May 21, 2011

Go into Yourself

Rainer Maria Rilke

There is only one thing to do. Go into yourself. Examine your reason for writing. Discover whether it is rooted in the depths of your heart, and find out whether you would rather die than be forbidden to write. Above all, ask yourself in the stillest hour of the night, have I no choice but to write? Dig deep within for the truest answer, and if this answer is a strong and simple yes, then build your life upon this necessity. Your life henceforth, down to its most ordinary and insignificant moment, must prove and reveal this truth.

Paris, February 17, 1903
Letters to a Young Poet


  1. How I remember first reading this passage, a couple of years after quitting the booze-nights, finding mental doors opening to vast rooms below, and words for those places blooming on my tongue ... Do I dare write of these things? I wondered. How can you not? Rilke asks. And if you cannot keep pen from paper, then what a field you must plant and tend and slowly, slowly harvest. To build a life on that necessity, as Rilke says.

    Peter Meinke, a wonderful poet from Tampa who I had come over to Orlando to do several readings over the years (back when I staged readings), told me over dinner once this thing about learning to write poems: "It takes decades." What a bummer for the overambitious young poet I was then! But what solace those words have become, 20 years later, as I see a career which will never pay a cent yet provide for my spiritual needs for the rest of my life.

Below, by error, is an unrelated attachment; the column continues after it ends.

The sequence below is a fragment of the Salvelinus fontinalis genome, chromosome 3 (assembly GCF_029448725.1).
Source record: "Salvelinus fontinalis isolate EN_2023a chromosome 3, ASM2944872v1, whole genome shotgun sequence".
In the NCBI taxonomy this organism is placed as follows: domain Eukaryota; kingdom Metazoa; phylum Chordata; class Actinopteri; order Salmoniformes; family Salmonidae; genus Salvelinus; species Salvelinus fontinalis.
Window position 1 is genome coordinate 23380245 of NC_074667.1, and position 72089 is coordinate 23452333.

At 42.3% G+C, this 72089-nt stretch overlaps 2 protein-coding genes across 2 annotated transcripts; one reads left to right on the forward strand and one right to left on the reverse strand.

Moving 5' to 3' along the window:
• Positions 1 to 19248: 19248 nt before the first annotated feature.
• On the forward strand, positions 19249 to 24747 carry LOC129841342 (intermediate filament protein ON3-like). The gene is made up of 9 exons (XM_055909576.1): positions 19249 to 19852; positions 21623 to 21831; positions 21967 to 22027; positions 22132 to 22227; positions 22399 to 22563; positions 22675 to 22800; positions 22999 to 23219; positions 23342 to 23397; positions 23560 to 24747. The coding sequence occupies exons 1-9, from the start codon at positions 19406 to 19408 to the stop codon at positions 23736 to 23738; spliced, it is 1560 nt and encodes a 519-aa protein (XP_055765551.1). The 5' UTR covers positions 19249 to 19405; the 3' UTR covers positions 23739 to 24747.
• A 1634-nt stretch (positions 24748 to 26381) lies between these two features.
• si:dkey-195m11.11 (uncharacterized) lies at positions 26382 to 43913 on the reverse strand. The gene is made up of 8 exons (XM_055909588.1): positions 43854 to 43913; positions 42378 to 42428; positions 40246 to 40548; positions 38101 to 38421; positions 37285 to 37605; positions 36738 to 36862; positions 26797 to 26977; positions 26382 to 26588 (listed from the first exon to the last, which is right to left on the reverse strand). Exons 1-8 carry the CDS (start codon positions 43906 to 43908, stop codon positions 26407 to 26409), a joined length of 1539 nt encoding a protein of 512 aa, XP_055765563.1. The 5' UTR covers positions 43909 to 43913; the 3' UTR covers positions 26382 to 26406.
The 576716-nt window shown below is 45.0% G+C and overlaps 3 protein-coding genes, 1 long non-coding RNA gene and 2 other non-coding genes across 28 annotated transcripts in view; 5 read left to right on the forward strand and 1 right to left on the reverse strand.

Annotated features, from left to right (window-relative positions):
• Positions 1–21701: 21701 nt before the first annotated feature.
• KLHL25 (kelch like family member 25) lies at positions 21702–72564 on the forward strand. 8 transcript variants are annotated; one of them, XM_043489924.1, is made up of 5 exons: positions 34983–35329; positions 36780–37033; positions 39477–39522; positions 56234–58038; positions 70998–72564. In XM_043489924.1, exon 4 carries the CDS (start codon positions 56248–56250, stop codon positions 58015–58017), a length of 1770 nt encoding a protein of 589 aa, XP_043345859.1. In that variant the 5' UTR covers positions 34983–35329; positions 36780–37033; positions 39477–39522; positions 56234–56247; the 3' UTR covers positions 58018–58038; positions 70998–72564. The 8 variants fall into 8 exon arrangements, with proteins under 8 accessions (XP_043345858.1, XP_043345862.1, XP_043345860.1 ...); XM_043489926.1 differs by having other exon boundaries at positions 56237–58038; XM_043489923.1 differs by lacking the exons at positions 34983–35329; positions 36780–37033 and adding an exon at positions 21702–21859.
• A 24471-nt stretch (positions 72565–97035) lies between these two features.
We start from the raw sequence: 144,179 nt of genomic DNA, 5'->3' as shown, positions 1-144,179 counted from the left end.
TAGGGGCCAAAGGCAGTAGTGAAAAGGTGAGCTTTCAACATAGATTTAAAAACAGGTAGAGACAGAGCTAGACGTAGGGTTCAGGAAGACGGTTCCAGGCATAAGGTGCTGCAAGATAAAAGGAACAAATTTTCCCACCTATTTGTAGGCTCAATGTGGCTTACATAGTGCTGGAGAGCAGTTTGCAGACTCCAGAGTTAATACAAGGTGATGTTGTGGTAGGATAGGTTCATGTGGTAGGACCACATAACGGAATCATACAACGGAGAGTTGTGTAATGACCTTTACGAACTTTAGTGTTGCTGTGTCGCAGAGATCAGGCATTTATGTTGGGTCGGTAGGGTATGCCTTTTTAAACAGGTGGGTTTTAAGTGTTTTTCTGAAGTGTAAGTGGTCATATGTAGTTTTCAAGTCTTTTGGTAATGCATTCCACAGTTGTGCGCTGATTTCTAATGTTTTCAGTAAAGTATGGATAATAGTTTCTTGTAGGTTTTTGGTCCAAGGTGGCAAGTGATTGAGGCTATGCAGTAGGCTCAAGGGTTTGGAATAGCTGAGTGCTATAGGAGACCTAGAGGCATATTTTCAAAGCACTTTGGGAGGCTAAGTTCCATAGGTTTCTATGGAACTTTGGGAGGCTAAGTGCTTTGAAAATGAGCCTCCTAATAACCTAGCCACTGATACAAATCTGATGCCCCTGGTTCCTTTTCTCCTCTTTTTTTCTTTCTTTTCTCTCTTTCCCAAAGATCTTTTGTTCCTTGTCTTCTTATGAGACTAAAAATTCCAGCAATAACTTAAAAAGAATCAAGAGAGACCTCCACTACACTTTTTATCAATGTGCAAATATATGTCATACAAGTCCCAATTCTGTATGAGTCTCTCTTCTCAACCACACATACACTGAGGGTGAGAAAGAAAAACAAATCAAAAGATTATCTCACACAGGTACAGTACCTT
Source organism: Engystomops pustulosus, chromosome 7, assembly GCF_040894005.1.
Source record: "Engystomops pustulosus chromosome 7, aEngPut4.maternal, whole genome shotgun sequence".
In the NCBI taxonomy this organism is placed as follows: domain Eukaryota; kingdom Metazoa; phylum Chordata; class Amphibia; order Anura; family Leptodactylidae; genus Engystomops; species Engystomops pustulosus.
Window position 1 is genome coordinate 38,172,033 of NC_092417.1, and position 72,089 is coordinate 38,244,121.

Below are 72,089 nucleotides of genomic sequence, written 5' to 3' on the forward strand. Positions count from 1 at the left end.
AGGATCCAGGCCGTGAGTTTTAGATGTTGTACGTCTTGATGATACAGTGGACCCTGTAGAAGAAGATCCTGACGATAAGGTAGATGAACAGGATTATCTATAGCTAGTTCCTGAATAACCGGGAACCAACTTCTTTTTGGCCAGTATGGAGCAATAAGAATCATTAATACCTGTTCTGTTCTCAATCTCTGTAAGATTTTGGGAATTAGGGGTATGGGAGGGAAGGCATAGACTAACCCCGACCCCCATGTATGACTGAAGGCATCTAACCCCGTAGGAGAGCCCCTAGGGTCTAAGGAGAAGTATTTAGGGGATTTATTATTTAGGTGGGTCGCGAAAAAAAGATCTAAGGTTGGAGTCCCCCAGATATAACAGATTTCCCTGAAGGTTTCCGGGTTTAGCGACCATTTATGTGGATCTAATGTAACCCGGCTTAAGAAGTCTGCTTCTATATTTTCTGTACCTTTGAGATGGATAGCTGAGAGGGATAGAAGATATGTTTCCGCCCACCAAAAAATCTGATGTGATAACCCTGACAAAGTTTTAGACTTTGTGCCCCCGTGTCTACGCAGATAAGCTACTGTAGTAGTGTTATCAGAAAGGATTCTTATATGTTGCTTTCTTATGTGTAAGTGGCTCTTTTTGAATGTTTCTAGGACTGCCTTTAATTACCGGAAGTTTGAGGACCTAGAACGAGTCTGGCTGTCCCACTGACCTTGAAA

Only this: there's no knowing what fruits that field will yield -- strange, unsettling, unexpected, unknowable fruits ... Rilke thought "Elegies" would be the masterwork, but the greater genius was revealed in the smaller "Sonnets to Orpheus." But that's what keeps it fun, eh?

  2. Great stuff, Brendan, simply the stuff of our life, incredible looking back. I remember first reading this in the early '90s, like it was yesterday, or a lifetime ago. I was just starting to write poetry. I know now that what I wrote then was just the craft of words, but not yet of the heart, though it was all part of it what needed to happen. As your friend Peter said, it has taken decades. Only this past year can I truly say I have no choice but to write. And it is in big thanks to this writer RMR.

  3. I listened yesterday to an interview with Philip Roth, who just won the Man Booker Prize; he commented on knowing that no one "makes a living" from writing; yet, because he was "overwhelmed" when he "discovered" literature in college, he resolved then to write (instead of being a lawyer), not knowing what an author was or how to write a novel. He said he's spent his entire life learning how to write. His is the kind of devotion to which Rilke addresses himself in the quote above; you give up everything else to write and everything you do becomes matter for your writing.

  4. A great quote and very true! Thanks.

  5. My complexity needs an exit from myself... I can only help him out by writing... (even though sometimes I prefer to lay down on Freud's sofa and talk to my fish).


"Everything is blooming most recklessly; if it were voices instead of colors, there would be an unbelievable shrieking into the heart of the night."

~ Rainer Maria Rilke

Go ahead, bloom recklessly!